How blood and immune systems form in developing bone marrow
Researchers have found that in the space of just a few weeks, numerous blood and immune cell types emerge from developing bone marrow, including key white blood cells that protect against bacteria.
Professor Muzlifah Haniffa, lead for the Newcastle BRC’s Skin and Oral Disease theme, was part of the first comprehensive analysis of how the blood and immune systems develop in prenatal bone marrow. Other collaborators are fellow scientists at Newcastle University, including Thomas Creasy, a haematology doctor and current trainee with Newcastle BRC, and the Wellcome Sanger Institute.
The study, published in Nature, is part of the Human Cell Atlas (HCA) initiative to map every cell type in the human body, to transform our understanding of health, infection and disease. This study will be an important reference for understanding how the blood and immune systems develop in bone marrow, and how this can go wrong in disorders such as leukaemia, with important implications for diagnoses and treatments.
A previous HCA study described how the human blood and immune systems begin to develop in the yolk sac and liver, a process known as haematopoiesis. But until now, it was unknown how haematopoiesis continued in bone marrow, which produces blood and immune cells for the rest of the individual’s life.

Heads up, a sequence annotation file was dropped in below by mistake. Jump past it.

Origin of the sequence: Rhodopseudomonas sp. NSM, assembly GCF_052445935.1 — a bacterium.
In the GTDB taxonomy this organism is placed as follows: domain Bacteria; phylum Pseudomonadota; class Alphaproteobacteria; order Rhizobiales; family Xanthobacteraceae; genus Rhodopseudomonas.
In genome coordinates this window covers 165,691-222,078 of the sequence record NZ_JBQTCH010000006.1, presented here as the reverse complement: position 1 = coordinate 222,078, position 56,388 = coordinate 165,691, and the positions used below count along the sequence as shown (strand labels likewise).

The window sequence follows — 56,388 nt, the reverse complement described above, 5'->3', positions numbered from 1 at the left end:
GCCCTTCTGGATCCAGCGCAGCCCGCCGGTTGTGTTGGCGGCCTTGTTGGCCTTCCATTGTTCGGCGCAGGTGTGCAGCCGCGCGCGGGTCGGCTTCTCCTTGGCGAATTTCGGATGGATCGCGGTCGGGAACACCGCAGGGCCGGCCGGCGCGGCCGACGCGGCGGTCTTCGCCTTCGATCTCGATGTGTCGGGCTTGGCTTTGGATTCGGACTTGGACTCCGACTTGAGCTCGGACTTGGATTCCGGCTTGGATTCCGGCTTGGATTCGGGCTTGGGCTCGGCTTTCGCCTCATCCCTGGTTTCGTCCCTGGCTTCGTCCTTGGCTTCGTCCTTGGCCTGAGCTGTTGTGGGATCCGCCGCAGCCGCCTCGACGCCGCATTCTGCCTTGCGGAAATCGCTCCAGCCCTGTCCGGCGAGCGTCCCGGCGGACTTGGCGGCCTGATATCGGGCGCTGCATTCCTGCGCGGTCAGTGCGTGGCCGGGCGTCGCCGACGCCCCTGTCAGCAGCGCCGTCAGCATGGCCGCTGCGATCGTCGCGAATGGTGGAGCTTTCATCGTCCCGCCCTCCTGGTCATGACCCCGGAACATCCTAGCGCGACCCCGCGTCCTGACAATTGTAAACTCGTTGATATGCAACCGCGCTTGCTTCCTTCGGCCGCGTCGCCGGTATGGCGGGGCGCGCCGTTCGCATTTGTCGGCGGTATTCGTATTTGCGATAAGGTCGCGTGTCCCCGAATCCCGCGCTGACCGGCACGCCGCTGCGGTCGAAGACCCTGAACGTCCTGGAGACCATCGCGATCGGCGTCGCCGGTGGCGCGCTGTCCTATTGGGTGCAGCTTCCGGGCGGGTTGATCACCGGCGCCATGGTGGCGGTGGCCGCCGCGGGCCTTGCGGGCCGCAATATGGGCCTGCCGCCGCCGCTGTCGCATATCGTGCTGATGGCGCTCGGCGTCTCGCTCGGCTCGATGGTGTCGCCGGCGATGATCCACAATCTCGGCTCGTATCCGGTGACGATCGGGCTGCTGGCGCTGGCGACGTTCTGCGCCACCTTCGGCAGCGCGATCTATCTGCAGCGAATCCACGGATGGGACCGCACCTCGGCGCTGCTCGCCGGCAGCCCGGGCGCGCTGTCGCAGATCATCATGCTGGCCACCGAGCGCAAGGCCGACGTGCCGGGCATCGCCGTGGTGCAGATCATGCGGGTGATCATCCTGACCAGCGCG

Although the human blood and immune system generally protects us from infection and disease, the system can go wrong and lead to immune deficiencies and cancers such as leukaemia, a cancer that affects white blood cells.
The team observed the rapid diversification of blood and immune cells into specialist types, including white blood cells called neutrophils that protect against bacteria. This diversification occurred over six to seven weeks early in the second trimester of pregnancy. Compared to fetal liver, there were a large number of B-lymphoid cell types, which are needed both to help combat infection and to mount an effective response to vaccines.
Professor Muzlifah Haniffa was a senior author of the paper. She said:
However much we may have thought that we understood the immune system, it is actually far more complex than we had realised. Data like this provides the resolution needed to properly understand what is happening at a molecular level during development.
Reference: Laura Jardine and Simone Webb et al. (2021) Blood and immune development in human fetal bone marrow and Down syndrome. Nature. DOI: https://doi.org/10.1038/s41586-021-03929-x
Story adapted with thanks from Newcastle University Press Office, see the original here